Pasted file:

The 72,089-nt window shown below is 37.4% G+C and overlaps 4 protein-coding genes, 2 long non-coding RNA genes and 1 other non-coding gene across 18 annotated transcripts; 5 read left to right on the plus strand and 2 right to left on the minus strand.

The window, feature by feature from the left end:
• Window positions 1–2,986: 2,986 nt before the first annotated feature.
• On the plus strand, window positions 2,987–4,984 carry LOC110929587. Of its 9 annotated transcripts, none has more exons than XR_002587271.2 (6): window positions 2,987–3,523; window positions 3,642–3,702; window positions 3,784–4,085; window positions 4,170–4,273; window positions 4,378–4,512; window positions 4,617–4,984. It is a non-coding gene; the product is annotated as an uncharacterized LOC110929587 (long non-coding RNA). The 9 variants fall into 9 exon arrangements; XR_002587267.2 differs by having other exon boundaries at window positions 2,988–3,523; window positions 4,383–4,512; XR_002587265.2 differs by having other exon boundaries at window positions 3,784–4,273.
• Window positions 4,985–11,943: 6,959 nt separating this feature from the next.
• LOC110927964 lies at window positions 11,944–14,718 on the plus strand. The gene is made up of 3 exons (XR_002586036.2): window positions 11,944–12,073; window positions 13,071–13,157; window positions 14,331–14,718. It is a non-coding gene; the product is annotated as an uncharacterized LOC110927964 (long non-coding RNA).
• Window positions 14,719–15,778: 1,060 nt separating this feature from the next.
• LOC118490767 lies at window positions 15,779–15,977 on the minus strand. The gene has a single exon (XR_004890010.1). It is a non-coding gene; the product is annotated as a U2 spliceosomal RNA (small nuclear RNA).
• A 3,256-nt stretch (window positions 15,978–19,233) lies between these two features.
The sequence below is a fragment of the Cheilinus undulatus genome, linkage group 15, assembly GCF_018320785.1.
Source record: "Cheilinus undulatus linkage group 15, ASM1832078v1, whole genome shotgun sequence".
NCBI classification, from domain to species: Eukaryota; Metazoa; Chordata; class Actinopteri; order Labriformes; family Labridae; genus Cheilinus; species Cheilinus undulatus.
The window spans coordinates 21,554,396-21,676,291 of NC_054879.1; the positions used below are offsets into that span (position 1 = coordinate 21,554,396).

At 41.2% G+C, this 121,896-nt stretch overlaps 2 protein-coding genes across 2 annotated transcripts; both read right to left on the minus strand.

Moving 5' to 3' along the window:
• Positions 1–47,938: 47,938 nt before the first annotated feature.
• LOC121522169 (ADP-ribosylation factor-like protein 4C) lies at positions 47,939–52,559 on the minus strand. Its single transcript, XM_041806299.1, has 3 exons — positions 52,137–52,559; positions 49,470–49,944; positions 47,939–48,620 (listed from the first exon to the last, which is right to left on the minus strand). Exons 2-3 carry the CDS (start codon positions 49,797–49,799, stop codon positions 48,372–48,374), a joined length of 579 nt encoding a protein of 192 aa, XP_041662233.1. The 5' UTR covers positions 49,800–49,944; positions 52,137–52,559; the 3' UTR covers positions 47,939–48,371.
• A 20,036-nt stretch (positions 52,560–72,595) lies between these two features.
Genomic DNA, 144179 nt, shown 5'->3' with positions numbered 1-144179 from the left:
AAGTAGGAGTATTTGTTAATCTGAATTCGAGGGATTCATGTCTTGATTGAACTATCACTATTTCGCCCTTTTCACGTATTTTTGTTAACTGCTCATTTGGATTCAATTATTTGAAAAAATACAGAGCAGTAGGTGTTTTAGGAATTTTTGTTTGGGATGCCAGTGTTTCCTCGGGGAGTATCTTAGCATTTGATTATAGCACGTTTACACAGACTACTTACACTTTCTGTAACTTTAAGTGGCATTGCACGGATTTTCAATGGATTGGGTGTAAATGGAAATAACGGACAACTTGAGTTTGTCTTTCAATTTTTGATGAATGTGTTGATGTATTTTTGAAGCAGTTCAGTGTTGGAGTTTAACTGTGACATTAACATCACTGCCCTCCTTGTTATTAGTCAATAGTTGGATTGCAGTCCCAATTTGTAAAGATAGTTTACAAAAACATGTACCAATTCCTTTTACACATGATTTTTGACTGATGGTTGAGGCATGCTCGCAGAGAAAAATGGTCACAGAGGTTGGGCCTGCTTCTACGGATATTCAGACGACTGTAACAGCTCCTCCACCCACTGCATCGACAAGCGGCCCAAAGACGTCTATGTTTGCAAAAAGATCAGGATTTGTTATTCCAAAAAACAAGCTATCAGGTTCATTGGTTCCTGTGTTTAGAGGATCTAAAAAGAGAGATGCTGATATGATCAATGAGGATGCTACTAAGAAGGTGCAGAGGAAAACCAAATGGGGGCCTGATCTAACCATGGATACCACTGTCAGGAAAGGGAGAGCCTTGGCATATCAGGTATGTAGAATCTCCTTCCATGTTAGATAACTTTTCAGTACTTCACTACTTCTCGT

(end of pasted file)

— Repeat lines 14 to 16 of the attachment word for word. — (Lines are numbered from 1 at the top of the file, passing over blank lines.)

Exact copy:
At 41.2% G+C, this 121,896-nt stretch overlaps 2 protein-coding genes across 2 annotated transcripts; both read right to left on the minus strand.

Moving 5' to 3' along the window:
• Positions 1–47,938: 47,938 nt before the first annotated feature.